Concrete Uncertainties

June 28, 2012
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The elevator jolted to a stop, doors sliding open in time with a recorded woman’s voice telling us that we had reached the sixth floor of the parking garage. “Have a nice day,” the voice droned on, “and thank you for visiting the Trump Casino and Resort.” We were stalling for time, something we were good at, being 15 year olds. While her father waited in the car on the roof and his friend was inevitably losing in the casino, we were to take our time getting to the car to make his hour of gambling seem less than it really was.
We stepped up to the edge, looking out from six stories above the busy streets. It was dark, a half hour past ten at night, and yet the streets seemed busier than they had in the day time. Watching people below was nearly impossible; blindingly bright lights seared our eyes if we tried to look down, so the cityscape was the focus of attention for us. Atlantic City, New Jersey was lit up for the night; street lamps and limo lights and one rather interesting neon purple skyscraper cast an eerie glow to the edge of the ocean visible still to us, the boardwalk mostly deserted. The sand itself seemed to slow the creeping lights until the shadows turned into an endless tide of the blackest ink.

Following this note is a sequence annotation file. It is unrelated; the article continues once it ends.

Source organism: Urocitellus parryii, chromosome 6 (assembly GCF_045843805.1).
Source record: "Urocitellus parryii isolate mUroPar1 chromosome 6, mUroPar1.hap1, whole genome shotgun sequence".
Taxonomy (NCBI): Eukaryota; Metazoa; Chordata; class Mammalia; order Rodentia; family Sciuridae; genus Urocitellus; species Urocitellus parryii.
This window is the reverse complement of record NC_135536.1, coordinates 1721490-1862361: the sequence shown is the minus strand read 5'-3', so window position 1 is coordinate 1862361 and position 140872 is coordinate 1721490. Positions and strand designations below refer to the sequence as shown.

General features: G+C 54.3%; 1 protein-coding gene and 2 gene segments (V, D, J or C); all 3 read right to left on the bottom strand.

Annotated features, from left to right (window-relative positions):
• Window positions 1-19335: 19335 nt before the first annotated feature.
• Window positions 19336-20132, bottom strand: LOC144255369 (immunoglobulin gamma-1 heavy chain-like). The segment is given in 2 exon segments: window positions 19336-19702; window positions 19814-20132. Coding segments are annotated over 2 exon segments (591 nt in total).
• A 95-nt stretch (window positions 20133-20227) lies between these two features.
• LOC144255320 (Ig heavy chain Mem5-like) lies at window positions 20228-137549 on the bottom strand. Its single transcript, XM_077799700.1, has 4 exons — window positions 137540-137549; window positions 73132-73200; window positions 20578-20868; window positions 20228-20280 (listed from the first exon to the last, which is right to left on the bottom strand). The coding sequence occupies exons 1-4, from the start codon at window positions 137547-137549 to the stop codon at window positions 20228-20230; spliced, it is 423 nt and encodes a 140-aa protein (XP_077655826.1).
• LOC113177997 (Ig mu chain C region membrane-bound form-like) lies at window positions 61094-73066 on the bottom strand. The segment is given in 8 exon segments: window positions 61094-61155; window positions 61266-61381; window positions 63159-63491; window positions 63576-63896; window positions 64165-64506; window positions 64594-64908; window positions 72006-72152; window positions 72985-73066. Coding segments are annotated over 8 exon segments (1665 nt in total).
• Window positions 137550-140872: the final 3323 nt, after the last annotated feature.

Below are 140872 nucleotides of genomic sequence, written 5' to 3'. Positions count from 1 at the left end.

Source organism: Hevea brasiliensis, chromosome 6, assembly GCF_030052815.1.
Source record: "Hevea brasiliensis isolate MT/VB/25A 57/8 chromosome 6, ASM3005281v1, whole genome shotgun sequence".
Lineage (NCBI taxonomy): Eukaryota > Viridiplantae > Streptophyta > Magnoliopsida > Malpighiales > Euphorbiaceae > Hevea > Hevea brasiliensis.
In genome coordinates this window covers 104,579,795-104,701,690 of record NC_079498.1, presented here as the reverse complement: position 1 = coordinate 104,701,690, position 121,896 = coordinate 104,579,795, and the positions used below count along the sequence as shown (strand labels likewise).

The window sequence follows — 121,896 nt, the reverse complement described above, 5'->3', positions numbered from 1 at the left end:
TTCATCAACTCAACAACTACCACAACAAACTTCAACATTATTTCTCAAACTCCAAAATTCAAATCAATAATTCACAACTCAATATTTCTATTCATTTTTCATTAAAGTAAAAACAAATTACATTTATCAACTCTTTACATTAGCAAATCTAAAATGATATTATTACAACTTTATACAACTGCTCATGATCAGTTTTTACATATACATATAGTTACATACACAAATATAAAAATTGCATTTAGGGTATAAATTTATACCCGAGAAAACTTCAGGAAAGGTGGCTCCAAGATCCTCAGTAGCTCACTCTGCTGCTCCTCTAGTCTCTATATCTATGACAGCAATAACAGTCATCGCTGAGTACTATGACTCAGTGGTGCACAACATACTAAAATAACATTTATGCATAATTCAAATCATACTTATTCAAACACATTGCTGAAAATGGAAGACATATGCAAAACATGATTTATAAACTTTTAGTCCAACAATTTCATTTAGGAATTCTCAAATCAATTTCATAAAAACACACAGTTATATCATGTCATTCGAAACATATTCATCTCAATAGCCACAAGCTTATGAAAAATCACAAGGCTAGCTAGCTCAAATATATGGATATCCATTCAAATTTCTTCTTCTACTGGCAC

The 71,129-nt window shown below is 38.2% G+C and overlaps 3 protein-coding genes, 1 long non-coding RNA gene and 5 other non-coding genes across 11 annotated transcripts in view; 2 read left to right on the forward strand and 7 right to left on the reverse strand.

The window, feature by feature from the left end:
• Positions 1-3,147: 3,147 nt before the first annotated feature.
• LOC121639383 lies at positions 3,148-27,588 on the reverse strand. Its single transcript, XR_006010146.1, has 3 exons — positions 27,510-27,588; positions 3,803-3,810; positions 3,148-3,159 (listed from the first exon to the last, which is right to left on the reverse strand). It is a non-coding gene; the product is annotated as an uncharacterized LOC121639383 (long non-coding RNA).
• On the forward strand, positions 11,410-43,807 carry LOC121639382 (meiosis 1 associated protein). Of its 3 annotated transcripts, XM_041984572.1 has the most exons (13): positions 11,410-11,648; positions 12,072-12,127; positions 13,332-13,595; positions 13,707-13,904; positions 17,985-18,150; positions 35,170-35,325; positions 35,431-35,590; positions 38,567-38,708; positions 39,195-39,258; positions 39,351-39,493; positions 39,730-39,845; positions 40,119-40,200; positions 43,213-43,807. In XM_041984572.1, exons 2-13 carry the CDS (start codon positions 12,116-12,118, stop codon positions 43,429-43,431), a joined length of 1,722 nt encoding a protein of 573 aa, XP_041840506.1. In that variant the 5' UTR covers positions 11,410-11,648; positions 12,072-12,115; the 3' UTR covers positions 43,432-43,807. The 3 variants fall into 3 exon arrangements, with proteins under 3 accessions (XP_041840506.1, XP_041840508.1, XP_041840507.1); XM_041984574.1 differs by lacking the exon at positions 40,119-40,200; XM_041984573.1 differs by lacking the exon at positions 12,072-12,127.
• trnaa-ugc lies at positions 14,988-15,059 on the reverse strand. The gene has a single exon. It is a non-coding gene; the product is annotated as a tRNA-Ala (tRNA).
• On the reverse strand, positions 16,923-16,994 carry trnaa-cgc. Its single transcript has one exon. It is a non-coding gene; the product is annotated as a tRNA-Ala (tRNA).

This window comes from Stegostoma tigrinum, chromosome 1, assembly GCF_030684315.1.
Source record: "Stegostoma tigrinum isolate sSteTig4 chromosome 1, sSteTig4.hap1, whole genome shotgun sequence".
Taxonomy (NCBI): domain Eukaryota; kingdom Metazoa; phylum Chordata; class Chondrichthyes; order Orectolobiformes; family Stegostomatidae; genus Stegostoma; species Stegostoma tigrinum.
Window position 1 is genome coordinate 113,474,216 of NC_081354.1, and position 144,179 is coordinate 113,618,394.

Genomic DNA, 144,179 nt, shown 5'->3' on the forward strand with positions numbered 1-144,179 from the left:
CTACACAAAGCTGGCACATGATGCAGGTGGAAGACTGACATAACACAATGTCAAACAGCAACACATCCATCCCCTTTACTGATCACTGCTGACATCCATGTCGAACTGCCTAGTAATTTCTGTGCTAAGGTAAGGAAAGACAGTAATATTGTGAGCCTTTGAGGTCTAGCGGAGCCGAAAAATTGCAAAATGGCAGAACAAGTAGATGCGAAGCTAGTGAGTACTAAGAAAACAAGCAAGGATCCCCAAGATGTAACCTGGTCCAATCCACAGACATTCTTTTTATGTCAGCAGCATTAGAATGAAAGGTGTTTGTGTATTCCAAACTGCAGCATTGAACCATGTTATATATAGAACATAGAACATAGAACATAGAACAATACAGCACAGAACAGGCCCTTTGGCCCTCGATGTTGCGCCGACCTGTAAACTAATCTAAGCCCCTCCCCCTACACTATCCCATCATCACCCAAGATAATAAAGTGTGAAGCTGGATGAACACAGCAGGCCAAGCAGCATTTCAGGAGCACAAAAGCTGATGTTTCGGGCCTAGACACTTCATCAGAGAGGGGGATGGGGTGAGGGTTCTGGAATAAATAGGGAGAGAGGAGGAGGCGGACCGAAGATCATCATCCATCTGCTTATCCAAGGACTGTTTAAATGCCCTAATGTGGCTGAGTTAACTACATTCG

There were too many lights in such a small amount of space, yet in some areas it was far too dark. Directly next to a casino cowered a hunched over building falling to shambles. People passed it without seeing it; it was not metal and lights and advertisements molded into what those people considered beauty. How many people were under all of those lights? How many people were sitting in their rooms watching TV or reading or eating or getting drunk? There were too many people and too many lights compared to the beach, a dark graveyard next to the towering buildings.
The city felt cold. Not in a sense of temperature, but rather of mindset. There was something sinister and foreboding under the cover of those neon signs, something desolate and terrified of fear among all of the people. The city line felt as estranged as the harsh waves, the anonymity in the crowds far too overbearing. I turned away from the bright light, sinking to the concrete with my eyes shut. I had never felt more alone in the world than I had there looking out at that city.

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